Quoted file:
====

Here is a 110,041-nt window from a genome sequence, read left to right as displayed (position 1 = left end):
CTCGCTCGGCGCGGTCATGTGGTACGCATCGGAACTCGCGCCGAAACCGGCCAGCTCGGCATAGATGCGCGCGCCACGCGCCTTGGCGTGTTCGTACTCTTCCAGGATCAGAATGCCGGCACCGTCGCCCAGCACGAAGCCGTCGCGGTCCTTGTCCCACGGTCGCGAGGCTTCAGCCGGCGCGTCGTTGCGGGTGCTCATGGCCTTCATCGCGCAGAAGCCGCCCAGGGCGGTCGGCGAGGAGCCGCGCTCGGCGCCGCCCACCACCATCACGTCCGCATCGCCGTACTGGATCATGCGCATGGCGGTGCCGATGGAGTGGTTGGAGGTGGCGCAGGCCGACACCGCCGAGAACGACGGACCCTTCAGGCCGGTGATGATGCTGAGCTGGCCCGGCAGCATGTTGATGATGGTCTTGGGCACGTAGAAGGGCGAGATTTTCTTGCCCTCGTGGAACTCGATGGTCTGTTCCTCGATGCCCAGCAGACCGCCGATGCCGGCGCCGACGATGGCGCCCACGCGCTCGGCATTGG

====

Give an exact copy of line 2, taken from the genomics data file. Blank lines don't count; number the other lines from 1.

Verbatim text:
CTCGCTCGGCGCGGTCATGTGGTACGCATCGGAACTCGCGCCGAAACCGGCCAGCTCGGCATAGATGCGCGCGCCACGCGCCTTGGCGTGTTCGTACTCTTCCAGGATCAGAATGCCGGCACCGTCGCCCAGCACGAAGCCGTCGCGGTCCTTGTCCCACGGTCGCGAGGCTTCAGCCGGCGCGTCGTTGCGGGTGCTCATGGCCTTCATCGCGCAGAAGCCGCCCAGGGCGGTCGGCGAGGAGCCGCGCTCGGCGCCGCCCACCACCATCACGTCCGCATCGCCGTACTGGATCATGCGCATGGCGGTGCCGATGGAGTGGTTGGAGGTGGCGCAGGCCGACACCGCCGAGAACGACGGACCCTTCAGGCCGGTGATGATGCTGAGCTGGCCCGGCAGCATGTTGATGATGGTCTTGGGCACGTAGAAGGGCGAGATTTTCTTGCCCTCGTGGAACTCGATGGTCTGTTCCTCGATGCCCAGCAGACCGCCGATGCCGGCGCCGACGATGGCGCCCACGCGCTCGGCATTGG